The New Yorker has posted a lovely series of cartoons about reading by Argentinian cartoonist Liniers. Henrietta — along with her cat Fellini and teddy bear Mandlebaum — is a regular character from Liniers newspaper comic strip Macanudo.
The Rev John Graham, better known as Araucaria, set the Guardian’s cryptic crossword for 55 years. In December 2012, Araucaria announced that he was dying of cancer through a series of clues in a crossword. In this short film, Graham talks about puzzles, the memories and ideas that inspired him, and setting crossword number 25,842:
AttheNew York Times, Dan Chiasson visits the archive of the late Robert Rauschenberg, currently housed in a high-security warehouse in Westchester, N.Y.. Unsurprisingly, perhaps, it looks “a little like a cross between Charles Foster Kane’s Xanadu and a suburban Lowe’s”:
A source material, for Rauschenberg, could have been almost anything. Among the most prolific and consistently surprising American artists, he worked for over 50 years in a variety of media from feathers, stuffed goats, socks and neckties to cardboard, grass and scrap metal, in genres including choreography, costume design, photography, printmaking and painting. He is most famous for the “combine,” a form he more or less invented that merged three-dimensional collages with sculpture, sometimes with the batty ingenuity of a Rube Goldberg. Few works capture so arrestingly the process that brought them into being: In a finished Rauschenberg, you see a goat, a tire, a tennis ball, but more than that, you see the insights that brought them together. Each component keeps its integrity within a composition in which everything contributes to a profound effect of overall beauty. Indeed, few artists of his era so unabashedly strove for beauty, even majesty: The logic of his work, beginning with cast-offs and flotsam, demanded it. It was the dare he put to himself in everything he made.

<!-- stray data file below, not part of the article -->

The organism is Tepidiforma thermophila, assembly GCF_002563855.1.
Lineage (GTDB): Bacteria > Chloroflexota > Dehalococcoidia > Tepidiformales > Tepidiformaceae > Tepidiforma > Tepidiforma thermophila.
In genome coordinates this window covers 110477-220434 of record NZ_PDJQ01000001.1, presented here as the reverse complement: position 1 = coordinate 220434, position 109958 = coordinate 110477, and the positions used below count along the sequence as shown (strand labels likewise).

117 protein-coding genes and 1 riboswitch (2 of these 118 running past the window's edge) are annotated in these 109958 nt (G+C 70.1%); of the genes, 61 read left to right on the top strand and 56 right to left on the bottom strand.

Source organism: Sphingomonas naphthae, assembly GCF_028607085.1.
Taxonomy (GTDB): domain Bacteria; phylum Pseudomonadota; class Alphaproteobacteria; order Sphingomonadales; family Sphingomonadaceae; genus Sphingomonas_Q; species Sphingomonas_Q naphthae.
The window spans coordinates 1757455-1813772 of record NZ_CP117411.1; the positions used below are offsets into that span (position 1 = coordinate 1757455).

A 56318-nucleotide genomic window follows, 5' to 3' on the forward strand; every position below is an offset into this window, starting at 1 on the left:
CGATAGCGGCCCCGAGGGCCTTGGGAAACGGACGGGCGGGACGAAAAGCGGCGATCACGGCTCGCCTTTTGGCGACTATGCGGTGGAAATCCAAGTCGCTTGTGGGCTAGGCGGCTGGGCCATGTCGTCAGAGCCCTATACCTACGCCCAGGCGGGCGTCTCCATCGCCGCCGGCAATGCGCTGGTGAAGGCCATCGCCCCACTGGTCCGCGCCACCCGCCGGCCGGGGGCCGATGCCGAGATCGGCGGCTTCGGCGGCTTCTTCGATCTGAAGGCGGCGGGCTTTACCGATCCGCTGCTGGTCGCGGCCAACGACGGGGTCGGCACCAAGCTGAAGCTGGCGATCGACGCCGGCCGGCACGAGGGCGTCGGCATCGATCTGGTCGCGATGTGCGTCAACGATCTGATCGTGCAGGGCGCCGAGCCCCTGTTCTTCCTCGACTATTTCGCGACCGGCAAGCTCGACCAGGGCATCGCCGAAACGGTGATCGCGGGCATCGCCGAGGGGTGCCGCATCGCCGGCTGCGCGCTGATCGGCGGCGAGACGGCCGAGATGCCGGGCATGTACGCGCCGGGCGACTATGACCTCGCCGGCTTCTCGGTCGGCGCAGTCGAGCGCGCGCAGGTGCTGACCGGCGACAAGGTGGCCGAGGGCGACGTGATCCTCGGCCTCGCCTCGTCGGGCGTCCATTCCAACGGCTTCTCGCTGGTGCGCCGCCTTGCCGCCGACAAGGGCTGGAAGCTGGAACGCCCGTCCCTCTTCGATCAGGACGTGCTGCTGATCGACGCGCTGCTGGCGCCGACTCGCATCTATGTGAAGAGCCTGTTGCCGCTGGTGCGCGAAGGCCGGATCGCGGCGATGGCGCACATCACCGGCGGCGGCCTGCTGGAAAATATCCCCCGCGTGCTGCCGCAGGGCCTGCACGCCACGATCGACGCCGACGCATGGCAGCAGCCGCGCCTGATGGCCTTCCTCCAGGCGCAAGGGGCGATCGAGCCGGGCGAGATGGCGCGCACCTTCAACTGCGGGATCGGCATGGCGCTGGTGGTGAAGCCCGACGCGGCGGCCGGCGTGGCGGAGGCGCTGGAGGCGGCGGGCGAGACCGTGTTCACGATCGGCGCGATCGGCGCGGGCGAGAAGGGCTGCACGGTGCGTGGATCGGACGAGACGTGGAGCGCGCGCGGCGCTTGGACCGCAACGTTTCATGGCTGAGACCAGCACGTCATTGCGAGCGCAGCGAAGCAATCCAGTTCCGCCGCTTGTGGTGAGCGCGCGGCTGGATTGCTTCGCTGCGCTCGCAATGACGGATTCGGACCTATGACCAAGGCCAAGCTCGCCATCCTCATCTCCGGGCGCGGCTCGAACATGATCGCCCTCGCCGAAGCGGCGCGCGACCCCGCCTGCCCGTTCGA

At Intelligent Life, Catherine Nixey tells the story of Edward Johnson, creator of the London Underground’s typeface:
The Underground didn’t commission a font to look different from commercial ones simply to sell it straight back to the commercial world. But that world wanted the font nevertheless. And so Johnston’s pupil Eric Gill obliged, creating Gill Sans, which would go on to be used on everything from the classic Penguin Books design to the BBC logo (since 1997)—and, later, many a Word document.